World Directory of Minorities and Indigenous Peoples - Uruguay : Overview
|Publisher||Minority Rights Group International|
|Cite as||Minority Rights Group International, World Directory of Minorities and Indigenous Peoples - Uruguay : Overview, 2007, available at: http://www.refworld.org/docid/4954ce5723.html [accessed 27 December 2014]|
|Disclaimer||This is not a UNHCR publication. UNHCR is not responsible for, nor does it necessarily endorse, its content. Any views expressed are solely those of the author or publisher and do not necessarily reflect those of UNHCR, the United Nations or its Member States.|
One of the smallest countries in Latin America, Uruguay is located on the eastern coast of the Southern Cone. It borders Argentina to the west and Brazil to the east/ north-east. Unlike many other Latin American countries, Uruguay has no mountains, deserts or rainforests, which means that most of the country is easily accessible. Over 80 per cent of Uruguayans live in cities.
Main languages: Spanish
Main religions: Christianity (majority Roman Catholic), Judaism (although Uruguay has one of the highest percentages of agnostics and atheists in the region
Minority groups include Afro-Uruguayans 190,000 (UN and World Bank estimates) and Jews 23,000 (American Jewish Joint Distribution Committee, website last accessed 3 Oct 2006). Small numbers of indigenous peoples have survived, including some 1,000 Guaraní Mbyá (Montenegro and Stephens, 2006).
The Afro-Uruguayan and Jewish populations reside almost exclusively in and around Montevideo.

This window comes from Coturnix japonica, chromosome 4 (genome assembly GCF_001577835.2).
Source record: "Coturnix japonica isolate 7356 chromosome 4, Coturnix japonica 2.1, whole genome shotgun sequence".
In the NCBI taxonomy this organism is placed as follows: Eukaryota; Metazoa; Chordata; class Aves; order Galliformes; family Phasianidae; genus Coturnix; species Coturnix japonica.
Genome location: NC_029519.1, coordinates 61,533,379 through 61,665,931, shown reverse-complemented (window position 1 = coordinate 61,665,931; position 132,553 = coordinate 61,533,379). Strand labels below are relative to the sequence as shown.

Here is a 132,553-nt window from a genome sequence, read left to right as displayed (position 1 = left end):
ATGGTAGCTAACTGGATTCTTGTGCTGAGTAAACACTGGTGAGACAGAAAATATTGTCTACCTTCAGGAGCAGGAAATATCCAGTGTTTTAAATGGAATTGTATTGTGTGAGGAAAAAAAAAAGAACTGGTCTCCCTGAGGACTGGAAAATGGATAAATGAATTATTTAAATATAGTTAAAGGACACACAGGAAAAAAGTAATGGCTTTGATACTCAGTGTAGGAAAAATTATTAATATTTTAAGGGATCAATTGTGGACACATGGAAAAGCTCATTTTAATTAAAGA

As a result of the deliberate genocide practised in the nineteenth century, Uruguay's most renowned indigenous population – the Charrúa – was almost totally wiped out. From the 1980s several families of Guaraní Mbyá hunter gatherers, whose ancestral lands extend from the Paraguayan jungle to the Atlantic coast, began to settle in various parts of Uruguay, notably in the estuaries of the Rio Plata and Rio Uruguay.
It is commonly assumed that little ethnic mixing took place between Uruguay's indigenous population and early Spanish colonists. Indigenous peoples that survived Spanish colonial rule were deliberately exterminated in the nineteenth century. This coincided with a relatively large influx of European immigrants and government efforts to promote Uruguay as the 'Switzerland of South America'.
In Uruguay, as in the other southern cone countries, the 1970s were marked by continual human rights violations on the part of the armed forces and military government. Investigation of these violations became a political issue after re-democratisation in 1985, when the government proposed an amnesty for those involved; a referendum held in 1989 upheld the amnesty by a narrow majority. In 2001, the government finally established a Peace Commission to clarify the fate of those who were disappeared between 1973 and 1985.
Several Afro-Uruguayan organizations and cultural groups have emerged since the 1980s. Uruguayans have also begun to show an increasing interest their country's indigenous history.
Uruguay has suffered a major economic crisis in recent years, which has meant deteriorating living standards for most of the population. In 2005 Tabare Vasquez became Uruguay's first left-wing head of state.